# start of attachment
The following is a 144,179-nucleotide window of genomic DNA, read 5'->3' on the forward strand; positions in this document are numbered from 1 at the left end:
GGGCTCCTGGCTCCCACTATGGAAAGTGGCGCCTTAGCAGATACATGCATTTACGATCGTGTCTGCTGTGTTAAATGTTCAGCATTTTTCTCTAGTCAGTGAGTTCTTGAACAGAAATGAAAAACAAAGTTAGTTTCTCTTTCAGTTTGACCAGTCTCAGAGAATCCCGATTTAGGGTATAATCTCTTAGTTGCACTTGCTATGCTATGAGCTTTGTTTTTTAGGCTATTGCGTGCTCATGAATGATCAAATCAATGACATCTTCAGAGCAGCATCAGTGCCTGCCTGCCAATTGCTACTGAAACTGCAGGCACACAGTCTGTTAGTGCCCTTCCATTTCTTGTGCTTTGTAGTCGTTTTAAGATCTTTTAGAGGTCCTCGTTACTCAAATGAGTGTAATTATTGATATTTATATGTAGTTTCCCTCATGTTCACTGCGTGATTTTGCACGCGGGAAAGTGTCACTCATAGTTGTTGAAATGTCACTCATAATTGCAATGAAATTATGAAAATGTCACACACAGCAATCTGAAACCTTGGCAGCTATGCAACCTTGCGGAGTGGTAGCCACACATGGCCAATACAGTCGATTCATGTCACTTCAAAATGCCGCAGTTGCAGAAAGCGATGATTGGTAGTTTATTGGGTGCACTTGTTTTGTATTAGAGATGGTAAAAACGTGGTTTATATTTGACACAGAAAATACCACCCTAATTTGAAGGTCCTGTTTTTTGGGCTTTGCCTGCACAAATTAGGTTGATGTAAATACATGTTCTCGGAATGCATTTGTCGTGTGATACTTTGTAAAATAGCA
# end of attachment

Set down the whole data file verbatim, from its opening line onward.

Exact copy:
The following is a 144,179-nucleotide window of genomic DNA, read 5'->3' on the forward strand; positions in this document are numbered from 1 at the left end:
GGGCTCCTGGCTCCCACTATGGAAAGTGGCGCCTTAGCAGATACATGCATTTACGATCGTGTCTGCTGTGTTAAATGTTCAGCATTTTTCTCTAGTCAGTGAGTTCTTGAACAGAAATGAAAAACAAAGTTAGTTTCTCTTTCAGTTTGACCAGTCTCAGAGAATCCCGATTTAGGGTATAATCTCTTAGTTGCACTTGCTATGCTATGAGCTTTGTTTTTTAGGCTATTGCGTGCTCATGAATGATCAAATCAATGACATCTTCAGAGCAGCATCAGTGCCTGCCTGCCAATTGCTACTGAAACTGCAGGCACACAGTCTGTTAGTGCCCTTCCATTTCTTGTGCTTTGTAGTCGTTTTAAGATCTTTTAGAGGTCCTCGTTACTCAAATGAGTGTAATTATTGATATTTATATGTAGTTTCCCTCATGTTCACTGCGTGATTTTGCACGCGGGAAAGTGTCACTCATAGTTGTTGAAATGTCACTCATAATTGCAATGAAATTATGAAAATGTCACACACAGCAATCTGAAACCTTGGCAGCTATGCAACCTTGCGGAGTGGTAGCCACACATGGCCAATACAGTCGATTCATGTCACTTCAAAATGCCGCAGTTGCAGAAAGCGATGATTGGTAGTTTATTGGGTGCACTTGTTTTGTATTAGAGATGGTAAAAACGTGGTTTATATTTGACACAGAAAATACCACCCTAATTTGAAGGTCCTGTTTTTTGGGCTTTGCCTGCACAAATTAGGTTGATGTAAATACATGTTCTCGGAATGCATTTGTCGTGTGATACTTTGTAAAATAGCA